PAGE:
The Caterer to the Stars

The snow-white truck is shiny new so Jonathan Forgash has to show it off. The star of his three-vehicle catering fleet, it has a double set of windows, industrial ovens, a slew of work stations and a built-in grill. He runs his hand along the kitchen’s stainless steel counter and smiles at his reflection.

Never in his wildest dreams did he think he would get to take this dream machine along for the ride of his life, serving celebrities and crews on TV and film sets.


Photo by Nancy A. Ruhling
Jonathan, the owner of Starstruck Catering.

It reminds him of the days when he was starting out, and he ran what would eventually become Starstruck Catering out of his third-floor walkup, hauling trays of food down the stairs to a van equipped with hot holding units.

Food has always been the bread of Jonathan’s life. Growing up in Smithtown, New York, he watched his parents cook and took charge of most of the meals when they split up and his mother got a full-time job.

“My dad was a very traditional and classical cook,” Jonathan says. “My mother, on the other hand, was adventurous and insane in the ktichen. In the 1970s, she was woking on an electric stove when nobody even knew what a wok was. It was embarrassing. None of my friends ever came to dinner.”


Photo by Nancy A. Ruhling
Look at my new truck!

Although Jonathan tried college, it wasn’t to his taste, and he ended up working a 9-to-5 office job. Despite his stress and boredom, he might have remained there had a friend not asked for a favor.

“He was doing a photo shoot for Vogue, and the caterer bailed at the last minute,” Jonathan says. “I didn’t know that I was only supposed to make the food and drop it off. I cooked it there, and everybody was laughing at me. And I thought, ‘Wow! You can get paid to work with models.'”

It wasn’t long before Jonathan was cooking for the crews of commercials and music videos. He had no choice: He took so much sick time for these freelance projects that his boss, in a friendly move, fired him to get him to change careers.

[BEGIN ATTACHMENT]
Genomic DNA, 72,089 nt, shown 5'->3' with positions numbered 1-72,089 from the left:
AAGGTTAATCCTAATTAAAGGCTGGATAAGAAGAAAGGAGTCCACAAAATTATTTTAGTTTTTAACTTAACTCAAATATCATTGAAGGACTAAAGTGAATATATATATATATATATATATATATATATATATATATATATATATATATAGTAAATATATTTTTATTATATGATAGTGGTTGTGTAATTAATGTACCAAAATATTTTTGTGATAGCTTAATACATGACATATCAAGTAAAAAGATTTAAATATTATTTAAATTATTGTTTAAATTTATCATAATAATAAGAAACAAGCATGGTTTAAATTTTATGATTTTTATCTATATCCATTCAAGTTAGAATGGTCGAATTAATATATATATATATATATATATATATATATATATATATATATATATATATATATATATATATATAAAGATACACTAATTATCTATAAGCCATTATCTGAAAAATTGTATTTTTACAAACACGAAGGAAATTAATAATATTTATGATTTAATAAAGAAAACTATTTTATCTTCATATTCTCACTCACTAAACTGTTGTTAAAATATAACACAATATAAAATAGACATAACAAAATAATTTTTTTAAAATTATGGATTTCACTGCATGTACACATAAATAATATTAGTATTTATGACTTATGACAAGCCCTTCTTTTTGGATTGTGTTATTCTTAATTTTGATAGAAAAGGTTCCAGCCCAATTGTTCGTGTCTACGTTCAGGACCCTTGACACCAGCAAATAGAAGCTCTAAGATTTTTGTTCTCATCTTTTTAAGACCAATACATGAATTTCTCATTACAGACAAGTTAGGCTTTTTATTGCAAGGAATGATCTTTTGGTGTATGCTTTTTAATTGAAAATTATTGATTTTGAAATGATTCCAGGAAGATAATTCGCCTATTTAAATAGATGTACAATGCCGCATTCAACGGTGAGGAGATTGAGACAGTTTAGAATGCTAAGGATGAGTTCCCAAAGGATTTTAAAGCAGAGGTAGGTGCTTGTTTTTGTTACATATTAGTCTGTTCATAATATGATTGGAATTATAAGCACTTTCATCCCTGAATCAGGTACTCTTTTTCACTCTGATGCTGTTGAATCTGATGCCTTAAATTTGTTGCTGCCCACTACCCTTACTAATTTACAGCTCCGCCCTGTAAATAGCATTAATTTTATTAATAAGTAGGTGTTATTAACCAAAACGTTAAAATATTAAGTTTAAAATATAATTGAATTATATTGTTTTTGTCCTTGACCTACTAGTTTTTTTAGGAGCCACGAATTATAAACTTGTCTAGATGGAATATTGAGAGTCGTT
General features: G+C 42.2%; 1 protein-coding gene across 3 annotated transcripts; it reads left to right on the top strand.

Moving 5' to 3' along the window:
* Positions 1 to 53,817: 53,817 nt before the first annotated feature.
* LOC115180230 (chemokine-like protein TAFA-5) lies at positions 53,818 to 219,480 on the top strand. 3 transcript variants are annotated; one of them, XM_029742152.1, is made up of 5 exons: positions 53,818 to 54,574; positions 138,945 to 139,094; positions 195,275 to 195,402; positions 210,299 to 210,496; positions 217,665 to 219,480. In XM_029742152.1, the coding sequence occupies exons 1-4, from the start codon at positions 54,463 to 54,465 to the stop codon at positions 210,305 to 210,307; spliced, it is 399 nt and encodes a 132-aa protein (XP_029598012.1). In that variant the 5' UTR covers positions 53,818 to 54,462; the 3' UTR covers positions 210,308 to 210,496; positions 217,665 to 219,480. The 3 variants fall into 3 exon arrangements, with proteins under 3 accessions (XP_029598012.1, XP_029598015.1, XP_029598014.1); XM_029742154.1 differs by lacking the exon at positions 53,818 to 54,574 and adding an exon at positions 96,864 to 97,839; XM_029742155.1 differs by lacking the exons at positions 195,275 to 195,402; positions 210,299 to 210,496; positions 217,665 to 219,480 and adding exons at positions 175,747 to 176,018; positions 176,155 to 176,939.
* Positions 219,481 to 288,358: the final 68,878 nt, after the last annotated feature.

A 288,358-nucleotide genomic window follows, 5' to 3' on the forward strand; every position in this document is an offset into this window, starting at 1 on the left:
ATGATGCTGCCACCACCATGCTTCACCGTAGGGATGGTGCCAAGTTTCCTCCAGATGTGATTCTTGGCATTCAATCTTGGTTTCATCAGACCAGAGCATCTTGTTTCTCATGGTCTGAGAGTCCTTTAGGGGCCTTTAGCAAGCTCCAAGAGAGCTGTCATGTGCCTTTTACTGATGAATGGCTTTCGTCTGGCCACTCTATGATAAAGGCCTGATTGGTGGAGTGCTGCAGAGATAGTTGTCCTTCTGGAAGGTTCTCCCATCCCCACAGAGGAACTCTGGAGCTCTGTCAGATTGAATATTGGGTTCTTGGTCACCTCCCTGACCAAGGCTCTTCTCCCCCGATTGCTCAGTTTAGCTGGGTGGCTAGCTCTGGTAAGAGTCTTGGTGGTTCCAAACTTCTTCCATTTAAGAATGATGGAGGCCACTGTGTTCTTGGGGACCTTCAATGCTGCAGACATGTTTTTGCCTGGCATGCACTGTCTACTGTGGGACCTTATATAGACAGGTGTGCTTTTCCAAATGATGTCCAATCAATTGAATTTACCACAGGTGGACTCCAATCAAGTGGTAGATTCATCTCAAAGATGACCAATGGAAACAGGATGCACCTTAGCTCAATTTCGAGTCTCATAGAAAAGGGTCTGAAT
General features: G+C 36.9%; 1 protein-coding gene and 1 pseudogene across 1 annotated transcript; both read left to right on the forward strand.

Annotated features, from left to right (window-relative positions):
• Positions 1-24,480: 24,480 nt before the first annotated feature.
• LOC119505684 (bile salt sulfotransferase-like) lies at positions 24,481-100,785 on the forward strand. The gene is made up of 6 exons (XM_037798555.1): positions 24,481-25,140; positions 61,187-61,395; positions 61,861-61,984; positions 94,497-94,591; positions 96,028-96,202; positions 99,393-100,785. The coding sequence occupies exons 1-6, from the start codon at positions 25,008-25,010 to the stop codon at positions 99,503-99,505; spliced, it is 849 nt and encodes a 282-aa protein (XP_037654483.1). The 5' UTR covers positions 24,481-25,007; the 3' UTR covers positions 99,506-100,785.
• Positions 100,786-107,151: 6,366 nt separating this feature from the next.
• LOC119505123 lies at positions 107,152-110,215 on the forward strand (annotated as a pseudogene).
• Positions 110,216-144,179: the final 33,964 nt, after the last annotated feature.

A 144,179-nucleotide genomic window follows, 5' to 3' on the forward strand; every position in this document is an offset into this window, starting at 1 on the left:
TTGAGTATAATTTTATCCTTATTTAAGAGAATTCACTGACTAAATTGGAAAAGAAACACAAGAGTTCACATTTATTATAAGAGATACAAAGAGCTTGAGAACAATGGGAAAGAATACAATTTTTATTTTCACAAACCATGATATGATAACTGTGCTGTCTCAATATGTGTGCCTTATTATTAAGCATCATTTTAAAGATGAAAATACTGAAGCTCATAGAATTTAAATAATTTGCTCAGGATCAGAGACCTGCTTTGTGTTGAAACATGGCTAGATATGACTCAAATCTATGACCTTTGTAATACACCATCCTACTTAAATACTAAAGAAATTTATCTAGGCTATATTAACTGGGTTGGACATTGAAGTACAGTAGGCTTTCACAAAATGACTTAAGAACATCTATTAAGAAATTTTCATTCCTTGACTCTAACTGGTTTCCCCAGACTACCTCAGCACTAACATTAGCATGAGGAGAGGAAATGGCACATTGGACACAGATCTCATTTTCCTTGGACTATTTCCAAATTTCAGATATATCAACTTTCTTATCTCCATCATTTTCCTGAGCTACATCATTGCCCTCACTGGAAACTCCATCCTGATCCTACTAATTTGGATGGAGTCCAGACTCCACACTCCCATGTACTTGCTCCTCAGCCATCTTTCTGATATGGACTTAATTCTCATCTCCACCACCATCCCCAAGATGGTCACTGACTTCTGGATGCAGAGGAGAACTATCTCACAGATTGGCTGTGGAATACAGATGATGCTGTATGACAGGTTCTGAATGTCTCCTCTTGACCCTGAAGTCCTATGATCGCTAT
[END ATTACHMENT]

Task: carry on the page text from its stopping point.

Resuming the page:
Photo by Nancy A. Ruhling
Starstruck’s spot at the parking lot; the sign maker forgot the C.

Since he had never worked in a restaurant, he volunteered to be an intern at a cooking school to bone up on technique.

For a decade, he freelanced. Along the way, he found time between jobs to get married. He and Jennifer, a math teacher, have a 5-year-old son, Leo.


Photo by Nancy A. Ruhling
Chef Jonathan at his post in the truck.

For a while, he even opened a restaurant in Astoria, and when it failed in 2008, leaving him with a mountain of debt, he bought his first truck, a used vehicle, at a bargain-basement price.

“People on sets want home-cooked food more than four-star restaurant fare,” he says. “They want a comforting meal where someone takes care of them. I function like a hotel that has room service. It’s my job to cater to the wishes of everyone from the star to the set designer.”

Jonathan’s “familiar-food-with-a-twist” menus — Japanese fish tacos, roast chicken with Peruvian cilantro sauce, French onion soup bread pudding with a Gruyere topping and a Creamsicle made with San Pellegrino Aranciata and Haagen Dazs vanilla ice cream — have been served on a variety of sets ranging from the Food Network’s Emeril Lagasse, Wolfgang Puck and Bobby Flay shows to White Collar, Hostages and Liam Neeson’s Non-Stop.


Photo by Nancy A. Ruhling
Jonathan, king of the craft-services counter.

Although it’s intimidating to cook for VIPs, especially when they are celebrity chefs, Jonathan gets more nervous making meals for family and friends.

“People expect me to be perfect,” he says. “It puts me under a lot of pressure.”


Photo by Nancy A. Ruhling
At home with a simple spread.

Today, he’s put together a simple snack from local shops: There’s a bowl of fresh raspberries, chocolate croissants, pieces of walnut cranberry bread topped with prosciutto and slices of baguette laden with smoked salmon.

Jonathan is not a baker; the art of measuring is too precise, and his hefty hands, which look like they are made to hold a sledgehammer instead of a spatula, don’t do dainty desserts.

“I like to think of myself as the Jackson Pollock of chefs,” he says. “I like to play and invent.”


Photo by Nancy A. Ruhling
Jonathan doesn’t bake; the croissants are from Leli’s Bakery.

In the beginning, Jonathan had to work to play. He would get to his truck by 1:15 in the morning to arrive on set at 2 to 2:30 to serve breakfast at 5 a.m. He was grateful to put in 12- to 18-hour days.

Now, Starstruck is a five-man traveling show, and Jonathan, who runs its business side, is rarely on the trucks. After two decades of duty as chief chef and driver, it took him a while to adjust, but he’s settled in to a beautiful domestic routine.

In the morning, he makes Leo and Jennifer breakfast. This is a really tough job. If you think stars are finicky, just try feeding Leo, who is going through an I-hate-everything phase.


Photo by Nancy A. Ruhling
One for the road.

During the day, Jonathan conducts business, stopping in time to get Leo from school and cook dinner for the family.

“It’s cool to get to do all these things with my son,” he says. “Just the other day, we made biscuits and pita bread together.”

He locks the truck. It’s time to fix lunch. For Jennifer and Leo.

Nancy A. Ruhling may be reached at
Copyright 2014 by Nancy A. Ruhling